Before our district meeting we took the old truck in to have the oil changed. It is parked outside our apartment for now so we are responsible for the maintenance. There are unfulfilled promises that it will be sold, but bureaucrats move slowly, even in the Church. The oil change was scheduled a while ago. I drove the old 2008 truck to town and mom drove the new one. We took it to the car store for the service and then had our business meeting. We had to be in town until the truck was serviced anyway, so we went to immigration and became official residents of BVI, expiring May 1, 2013. Then we picked up the electric bill that I paid last week (another long story) and went back to the chapel to eat the lunch we packed because we knew we would be staying a long time. In walked some interesting looking characters with name tags like ours, but they were dressed very casually, like they had been living on a boat or something. Elder Hansen was wearing a Spanish missionary tag and Sister Hansen wore an English Family History tag. We visited for a few minutes while they told us what they are doing and what they needed help with. They wanted to take us to lunch because we would be driving them around, so we gave our lunch to the elders and we left with the Hansen’s.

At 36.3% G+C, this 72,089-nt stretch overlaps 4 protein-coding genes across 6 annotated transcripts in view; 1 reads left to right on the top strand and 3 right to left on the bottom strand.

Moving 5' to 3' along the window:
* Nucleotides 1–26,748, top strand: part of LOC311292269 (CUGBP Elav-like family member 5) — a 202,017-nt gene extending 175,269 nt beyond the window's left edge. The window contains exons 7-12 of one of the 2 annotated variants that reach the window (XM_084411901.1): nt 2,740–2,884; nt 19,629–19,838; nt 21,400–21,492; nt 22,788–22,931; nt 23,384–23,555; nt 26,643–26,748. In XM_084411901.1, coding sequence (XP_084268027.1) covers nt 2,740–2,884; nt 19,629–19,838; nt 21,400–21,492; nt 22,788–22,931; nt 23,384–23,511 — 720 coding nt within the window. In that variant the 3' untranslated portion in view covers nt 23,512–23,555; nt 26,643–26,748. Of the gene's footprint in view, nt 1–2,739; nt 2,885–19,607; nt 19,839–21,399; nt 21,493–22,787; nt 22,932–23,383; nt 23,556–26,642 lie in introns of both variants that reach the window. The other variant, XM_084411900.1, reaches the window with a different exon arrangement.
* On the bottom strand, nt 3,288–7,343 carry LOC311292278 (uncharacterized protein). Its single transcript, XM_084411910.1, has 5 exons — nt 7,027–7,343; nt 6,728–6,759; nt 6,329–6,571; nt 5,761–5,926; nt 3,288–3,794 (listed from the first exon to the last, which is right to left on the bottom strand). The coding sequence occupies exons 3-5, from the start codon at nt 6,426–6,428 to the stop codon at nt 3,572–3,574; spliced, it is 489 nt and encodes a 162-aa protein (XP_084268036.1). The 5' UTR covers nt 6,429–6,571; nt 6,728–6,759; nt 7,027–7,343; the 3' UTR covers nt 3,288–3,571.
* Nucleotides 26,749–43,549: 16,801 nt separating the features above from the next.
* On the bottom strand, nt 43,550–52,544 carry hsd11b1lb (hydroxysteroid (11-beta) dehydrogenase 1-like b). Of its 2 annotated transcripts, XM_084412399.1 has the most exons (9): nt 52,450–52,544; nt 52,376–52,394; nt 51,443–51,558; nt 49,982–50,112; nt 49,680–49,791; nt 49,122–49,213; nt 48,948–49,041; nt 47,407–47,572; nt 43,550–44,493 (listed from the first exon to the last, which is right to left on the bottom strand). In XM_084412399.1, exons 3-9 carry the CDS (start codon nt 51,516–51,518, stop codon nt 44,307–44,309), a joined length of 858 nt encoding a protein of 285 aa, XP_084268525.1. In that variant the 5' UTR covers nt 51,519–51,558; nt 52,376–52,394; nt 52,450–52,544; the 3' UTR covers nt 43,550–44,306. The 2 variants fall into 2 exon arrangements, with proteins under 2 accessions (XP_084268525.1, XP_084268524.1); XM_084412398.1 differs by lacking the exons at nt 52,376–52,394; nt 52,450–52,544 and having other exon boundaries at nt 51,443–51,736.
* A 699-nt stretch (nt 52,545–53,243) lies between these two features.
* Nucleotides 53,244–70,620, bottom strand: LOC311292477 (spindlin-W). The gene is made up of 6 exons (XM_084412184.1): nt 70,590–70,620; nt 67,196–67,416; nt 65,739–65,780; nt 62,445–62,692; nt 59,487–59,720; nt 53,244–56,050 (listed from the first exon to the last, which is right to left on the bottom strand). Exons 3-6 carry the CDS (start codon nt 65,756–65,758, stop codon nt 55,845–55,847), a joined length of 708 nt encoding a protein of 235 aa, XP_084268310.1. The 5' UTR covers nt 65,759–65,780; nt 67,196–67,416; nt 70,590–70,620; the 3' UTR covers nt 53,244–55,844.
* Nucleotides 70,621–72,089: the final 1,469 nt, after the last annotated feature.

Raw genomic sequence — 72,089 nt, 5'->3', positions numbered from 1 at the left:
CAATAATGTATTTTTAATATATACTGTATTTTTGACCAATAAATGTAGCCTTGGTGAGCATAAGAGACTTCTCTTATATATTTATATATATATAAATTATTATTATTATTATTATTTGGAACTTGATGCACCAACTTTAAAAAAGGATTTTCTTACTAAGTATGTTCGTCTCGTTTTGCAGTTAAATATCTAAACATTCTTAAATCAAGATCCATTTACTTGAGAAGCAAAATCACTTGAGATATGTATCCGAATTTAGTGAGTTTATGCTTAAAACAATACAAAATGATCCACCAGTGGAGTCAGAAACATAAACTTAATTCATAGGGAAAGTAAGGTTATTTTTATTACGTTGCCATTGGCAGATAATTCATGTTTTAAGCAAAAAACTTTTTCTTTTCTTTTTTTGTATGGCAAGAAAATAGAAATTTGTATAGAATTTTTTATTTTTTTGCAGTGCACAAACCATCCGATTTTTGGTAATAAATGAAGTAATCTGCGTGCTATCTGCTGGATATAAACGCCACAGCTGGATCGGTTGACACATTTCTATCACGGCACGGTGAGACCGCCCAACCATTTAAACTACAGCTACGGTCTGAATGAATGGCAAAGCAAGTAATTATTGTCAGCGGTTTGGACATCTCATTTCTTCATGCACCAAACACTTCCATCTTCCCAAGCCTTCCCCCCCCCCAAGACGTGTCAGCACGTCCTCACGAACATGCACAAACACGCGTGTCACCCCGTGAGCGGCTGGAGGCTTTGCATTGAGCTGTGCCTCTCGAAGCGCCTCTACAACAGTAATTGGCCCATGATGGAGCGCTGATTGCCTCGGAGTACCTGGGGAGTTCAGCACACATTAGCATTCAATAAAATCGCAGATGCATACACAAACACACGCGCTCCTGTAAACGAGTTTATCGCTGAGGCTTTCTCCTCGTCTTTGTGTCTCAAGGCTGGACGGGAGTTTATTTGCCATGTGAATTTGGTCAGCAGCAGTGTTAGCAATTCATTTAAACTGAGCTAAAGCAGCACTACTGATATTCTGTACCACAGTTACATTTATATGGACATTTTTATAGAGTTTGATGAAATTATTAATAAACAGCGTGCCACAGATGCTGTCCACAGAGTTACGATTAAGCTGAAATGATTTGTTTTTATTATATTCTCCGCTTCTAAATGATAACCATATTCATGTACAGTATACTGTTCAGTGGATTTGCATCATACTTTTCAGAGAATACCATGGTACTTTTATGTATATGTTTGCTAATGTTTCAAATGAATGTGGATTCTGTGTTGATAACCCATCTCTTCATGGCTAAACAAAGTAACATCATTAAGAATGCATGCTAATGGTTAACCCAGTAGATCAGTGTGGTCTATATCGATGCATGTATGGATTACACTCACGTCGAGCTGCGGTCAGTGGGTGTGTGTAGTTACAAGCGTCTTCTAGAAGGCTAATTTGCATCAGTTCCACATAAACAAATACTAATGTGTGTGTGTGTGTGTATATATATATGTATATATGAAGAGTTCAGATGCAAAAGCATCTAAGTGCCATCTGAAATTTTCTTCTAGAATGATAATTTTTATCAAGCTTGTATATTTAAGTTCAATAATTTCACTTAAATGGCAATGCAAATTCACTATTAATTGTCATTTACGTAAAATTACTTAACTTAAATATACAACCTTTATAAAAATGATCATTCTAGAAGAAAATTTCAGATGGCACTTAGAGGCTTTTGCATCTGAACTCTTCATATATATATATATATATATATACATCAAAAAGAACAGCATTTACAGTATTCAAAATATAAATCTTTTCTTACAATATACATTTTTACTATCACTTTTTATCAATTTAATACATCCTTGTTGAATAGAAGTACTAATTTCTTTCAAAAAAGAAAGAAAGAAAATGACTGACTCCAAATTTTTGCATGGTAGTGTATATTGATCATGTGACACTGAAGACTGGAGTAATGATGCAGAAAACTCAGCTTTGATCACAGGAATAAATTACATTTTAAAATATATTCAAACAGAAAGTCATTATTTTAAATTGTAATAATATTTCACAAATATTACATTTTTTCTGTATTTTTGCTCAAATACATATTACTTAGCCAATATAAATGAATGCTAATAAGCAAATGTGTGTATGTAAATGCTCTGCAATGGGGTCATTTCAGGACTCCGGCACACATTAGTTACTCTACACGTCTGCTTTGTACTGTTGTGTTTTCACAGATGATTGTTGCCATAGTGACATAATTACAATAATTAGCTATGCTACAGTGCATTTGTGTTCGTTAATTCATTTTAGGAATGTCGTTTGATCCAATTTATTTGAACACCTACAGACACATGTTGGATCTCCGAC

They took us to an Indian place that serves roti. Really it comes from Guyana, where many of the BVI inhabitants, and even members of the Church, originally come from. It is sort of like a big tortilla with curried meat or potatoes or other veggies and very good chutney, a green salad, and a Sprite. I had the chicken, mom had the duck, Br Hansen had the shrimp, and Sister Hansen had a veggie. We will definitely be going back there to eat again. Then we drove around to get a new motor for their dingy, drove them to the place where they anchored their boat for the next couple of days, and they took us out to their boat. Mom almost fell into the ocean getting into the boat (another story) but we made it safe and sound. We sat on the boat for an hour or so just visiting about what they are doing, their history, our families, etc. It was interesting. The boat is quite wide because of the dual hulls of the catamaran, but it is still sort of like living in a small RV. They have everything they need, but it is rather Spartan in many ways. They brought us back to the dock and we went to pick up the truck and drove home.